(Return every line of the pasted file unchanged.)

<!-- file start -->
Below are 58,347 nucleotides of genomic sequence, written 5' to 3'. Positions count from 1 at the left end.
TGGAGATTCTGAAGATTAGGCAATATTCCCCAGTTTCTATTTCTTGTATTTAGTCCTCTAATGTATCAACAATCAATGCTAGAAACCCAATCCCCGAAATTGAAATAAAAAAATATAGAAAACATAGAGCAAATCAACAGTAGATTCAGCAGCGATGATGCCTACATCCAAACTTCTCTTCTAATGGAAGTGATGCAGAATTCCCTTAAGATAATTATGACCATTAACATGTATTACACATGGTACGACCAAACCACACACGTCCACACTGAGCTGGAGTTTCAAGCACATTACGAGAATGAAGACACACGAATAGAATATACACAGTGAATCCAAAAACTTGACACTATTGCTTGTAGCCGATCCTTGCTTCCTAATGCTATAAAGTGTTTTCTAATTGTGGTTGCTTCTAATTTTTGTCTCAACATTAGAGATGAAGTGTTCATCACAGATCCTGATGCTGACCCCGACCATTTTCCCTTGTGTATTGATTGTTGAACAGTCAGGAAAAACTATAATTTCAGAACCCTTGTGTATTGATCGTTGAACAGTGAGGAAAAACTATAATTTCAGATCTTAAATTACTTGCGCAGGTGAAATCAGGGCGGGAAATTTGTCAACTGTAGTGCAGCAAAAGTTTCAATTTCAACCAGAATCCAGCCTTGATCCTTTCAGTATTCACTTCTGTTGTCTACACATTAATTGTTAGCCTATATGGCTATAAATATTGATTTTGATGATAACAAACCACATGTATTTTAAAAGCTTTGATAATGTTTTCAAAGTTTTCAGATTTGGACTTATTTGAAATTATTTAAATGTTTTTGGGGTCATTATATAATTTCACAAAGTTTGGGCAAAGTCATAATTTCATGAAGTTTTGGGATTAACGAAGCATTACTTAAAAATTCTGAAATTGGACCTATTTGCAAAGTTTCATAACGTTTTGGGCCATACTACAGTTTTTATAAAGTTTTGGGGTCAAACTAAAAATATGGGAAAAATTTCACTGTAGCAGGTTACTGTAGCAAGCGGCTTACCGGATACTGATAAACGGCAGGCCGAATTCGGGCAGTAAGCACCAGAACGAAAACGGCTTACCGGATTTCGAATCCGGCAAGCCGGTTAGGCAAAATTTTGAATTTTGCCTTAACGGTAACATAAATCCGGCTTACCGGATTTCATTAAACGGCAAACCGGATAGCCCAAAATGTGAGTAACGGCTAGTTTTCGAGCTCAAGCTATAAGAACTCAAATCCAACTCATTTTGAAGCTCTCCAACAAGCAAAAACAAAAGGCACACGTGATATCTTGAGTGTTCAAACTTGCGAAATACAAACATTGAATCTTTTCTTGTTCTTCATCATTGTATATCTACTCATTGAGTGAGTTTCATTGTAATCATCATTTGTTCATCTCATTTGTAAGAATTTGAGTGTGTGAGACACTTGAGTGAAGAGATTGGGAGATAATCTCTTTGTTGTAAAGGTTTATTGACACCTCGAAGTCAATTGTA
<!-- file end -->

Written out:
Below are 58,347 nucleotides of genomic sequence, written 5' to 3'. Positions count from 1 at the left end.
TGGAGATTCTGAAGATTAGGCAATATTCCCCAGTTTCTATTTCTTGTATTTAGTCCTCTAATGTATCAACAATCAATGCTAGAAACCCAATCCCCGAAATTGAAATAAAAAAATATAGAAAACATAGAGCAAATCAACAGTAGATTCAGCAGCGATGATGCCTACATCCAAACTTCTCTTCTAATGGAAGTGATGCAGAATTCCCTTAAGATAATTATGACCATTAACATGTATTACACATGGTACGACCAAACCACACACGTCCACACTGAGCTGGAGTTTCAAGCACATTACGAGAATGAAGACACACGAATAGAATATACACAGTGAATCCAAAAACTTGACACTATTGCTTGTAGCCGATCCTTGCTTCCTAATGCTATAAAGTGTTTTCTAATTGTGGTTGCTTCTAATTTTTGTCTCAACATTAGAGATGAAGTGTTCATCACAGATCCTGATGCTGACCCCGACCATTTTCCCTTGTGTATTGATTGTTGAACAGTCAGGAAAAACTATAATTTCAGAACCCTTGTGTATTGATCGTTGAACAGTGAGGAAAAACTATAATTTCAGATCTTAAATTACTTGCGCAGGTGAAATCAGGGCGGGAAATTTGTCAACTGTAGTGCAGCAAAAGTTTCAATTTCAACCAGAATCCAGCCTTGATCCTTTCAGTATTCACTTCTGTTGTCTACACATTAATTGTTAGCCTATATGGCTATAAATATTGATTTTGATGATAACAAACCACATGTATTTTAAAAGCTTTGATAATGTTTTCAAAGTTTTCAGATTTGGACTTATTTGAAATTATTTAAATGTTTTTGGGGTCATTATATAATTTCACAAAGTTTGGGCAAAGTCATAATTTCATGAAGTTTTGGGATTAACGAAGCATTACTTAAAAATTCTGAAATTGGACCTATTTGCAAAGTTTCATAACGTTTTGGGCCATACTACAGTTTTTATAAAGTTTTGGGGTCAAACTAAAAATATGGGAAAAATTTCACTGTAGCAGGTTACTGTAGCAAGCGGCTTACCGGATACTGATAAACGGCAGGCCGAATTCGGGCAGTAAGCACCAGAACGAAAACGGCTTACCGGATTTCGAATCCGGCAAGCCGGTTAGGCAAAATTTTGAATTTTGCCTTAACGGTAACATAAATCCGGCTTACCGGATTTCATTAAACGGCAAACCGGATAGCCCAAAATGTGAGTAACGGCTAGTTTTCGAGCTCAAGCTATAAGAACTCAAATCCAACTCATTTTGAAGCTCTCCAACAAGCAAAAACAAAAGGCACACGTGATATCTTGAGTGTTCAAACTTGCGAAATACAAACATTGAATCTTTTCTTGTTCTTCATCATTGTATATCTACTCATTGAGTGAGTTTCATTGTAATCATCATTTGTTCATCTCATTTGTAAGAATTTGAGTGTGTGAGACACTTGAGTGAAGAGATTGGGAGATAATCTCTTTGTTGTAAAGGTTTATTGACACCTCGAAGTCAATTGTA